Thursday, August 17
I was reminded today of something my sister said to me last year, when I was having trouble getting my work done and suffering humiliations galore from my professors.
I was telling my sister about how one professor was mad at me for doing a crappy job on a paper, and how the professor had told me she thought I wasn't taking her class seriously enough and was insulted. I was worried I had permanently damaged my relationship with this professor. I was also worried that this seemed to keep happening a lot with professors, and I was alienating all of the potential committee members in the department. I told my sister that I thought I was running out of social capital because of my flakyness.
My genious sister said, "But you don't need social have a fortune in intellectual capital." My sister reminded me that because I have strong quantitative research skills in a subfield that is short on people with solid training of that variety, people were going to need me, even if they thought I was annoying or flaky or whatever.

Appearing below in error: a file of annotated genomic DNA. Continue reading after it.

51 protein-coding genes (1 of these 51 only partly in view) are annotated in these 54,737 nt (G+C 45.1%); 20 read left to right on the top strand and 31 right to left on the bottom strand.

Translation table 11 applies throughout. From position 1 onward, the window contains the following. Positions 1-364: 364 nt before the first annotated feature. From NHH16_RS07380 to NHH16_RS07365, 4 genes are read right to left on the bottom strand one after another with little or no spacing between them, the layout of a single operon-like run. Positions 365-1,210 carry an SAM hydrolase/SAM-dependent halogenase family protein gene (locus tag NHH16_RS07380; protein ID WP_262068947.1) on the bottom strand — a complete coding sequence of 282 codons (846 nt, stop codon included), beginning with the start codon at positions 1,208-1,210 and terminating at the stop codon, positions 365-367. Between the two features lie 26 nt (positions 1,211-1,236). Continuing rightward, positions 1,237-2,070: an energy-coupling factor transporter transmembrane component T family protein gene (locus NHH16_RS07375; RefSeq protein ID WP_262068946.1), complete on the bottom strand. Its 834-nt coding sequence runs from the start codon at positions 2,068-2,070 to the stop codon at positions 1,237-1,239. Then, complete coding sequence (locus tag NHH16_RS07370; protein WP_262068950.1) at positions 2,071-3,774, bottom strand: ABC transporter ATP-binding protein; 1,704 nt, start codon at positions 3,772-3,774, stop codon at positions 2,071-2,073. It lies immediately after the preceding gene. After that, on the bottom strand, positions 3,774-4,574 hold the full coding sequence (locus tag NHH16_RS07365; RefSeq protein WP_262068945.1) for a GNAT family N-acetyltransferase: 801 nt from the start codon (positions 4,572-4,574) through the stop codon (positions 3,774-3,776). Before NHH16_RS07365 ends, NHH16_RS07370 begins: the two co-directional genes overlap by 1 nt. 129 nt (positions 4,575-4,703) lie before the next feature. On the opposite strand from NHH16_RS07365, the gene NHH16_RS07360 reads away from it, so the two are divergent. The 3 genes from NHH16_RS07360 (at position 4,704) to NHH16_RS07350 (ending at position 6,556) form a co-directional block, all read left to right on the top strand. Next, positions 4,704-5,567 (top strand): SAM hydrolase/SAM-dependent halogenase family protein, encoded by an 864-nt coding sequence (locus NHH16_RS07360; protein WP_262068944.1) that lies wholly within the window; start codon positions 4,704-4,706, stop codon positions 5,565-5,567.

I thought of that today when I was in a meeting with the supervisor of a project that is a year overdue (it was last summer's "summer" project). My supervisor listened to my short lack-of-progress report, and then changed topics entirely saying, "I'm really glad we had a meeting today...I wanted to pick your brain on something..." that was totally unrelated to our project. Awesome! The supervisor barely noticed that my project moves slower than a glacier, and all I had to do was just sit there and expound on a topic I am very familiar with.

By writing this post, I'm hoping to remind myself not to worry so much about what people think of me as a social person - whether they think I am arrogant, a slob, flaky, whatever. Those things matter, but they matter a whole lot less than the mental space I give them. Because if people think you're smart, and that you're uniquely capable, it doesn't matter so much if you have B.O.

I hope.


Clear said...

Yes, scarce skills are power.

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